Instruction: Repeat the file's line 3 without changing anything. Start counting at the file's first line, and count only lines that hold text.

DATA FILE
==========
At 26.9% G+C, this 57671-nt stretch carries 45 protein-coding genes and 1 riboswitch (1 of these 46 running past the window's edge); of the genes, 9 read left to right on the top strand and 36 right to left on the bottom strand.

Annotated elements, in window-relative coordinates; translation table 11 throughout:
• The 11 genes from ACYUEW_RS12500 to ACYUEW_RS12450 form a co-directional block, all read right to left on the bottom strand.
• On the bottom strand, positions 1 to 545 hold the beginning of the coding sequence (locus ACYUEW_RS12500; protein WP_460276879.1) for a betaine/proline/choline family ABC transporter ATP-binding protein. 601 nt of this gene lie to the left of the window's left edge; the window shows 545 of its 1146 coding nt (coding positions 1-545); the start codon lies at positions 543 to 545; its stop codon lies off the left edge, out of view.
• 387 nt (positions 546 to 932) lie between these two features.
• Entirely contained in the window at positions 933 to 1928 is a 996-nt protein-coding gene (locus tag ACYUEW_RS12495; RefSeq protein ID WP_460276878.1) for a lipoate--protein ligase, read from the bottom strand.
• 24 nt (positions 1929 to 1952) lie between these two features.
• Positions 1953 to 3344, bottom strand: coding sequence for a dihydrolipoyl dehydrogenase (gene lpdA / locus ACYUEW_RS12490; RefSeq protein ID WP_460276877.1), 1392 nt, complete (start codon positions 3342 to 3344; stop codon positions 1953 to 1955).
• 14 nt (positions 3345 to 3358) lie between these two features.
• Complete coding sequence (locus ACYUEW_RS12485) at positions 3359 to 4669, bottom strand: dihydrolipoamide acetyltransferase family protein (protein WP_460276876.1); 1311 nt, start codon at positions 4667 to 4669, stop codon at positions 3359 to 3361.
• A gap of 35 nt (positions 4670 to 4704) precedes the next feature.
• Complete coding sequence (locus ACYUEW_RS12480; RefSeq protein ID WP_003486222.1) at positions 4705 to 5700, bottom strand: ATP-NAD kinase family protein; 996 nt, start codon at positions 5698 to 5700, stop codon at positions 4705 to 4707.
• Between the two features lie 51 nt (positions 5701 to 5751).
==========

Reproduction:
• The 11 genes from ACYUEW_RS12500 to ACYUEW_RS12450 form a co-directional block, all read right to left on the bottom strand.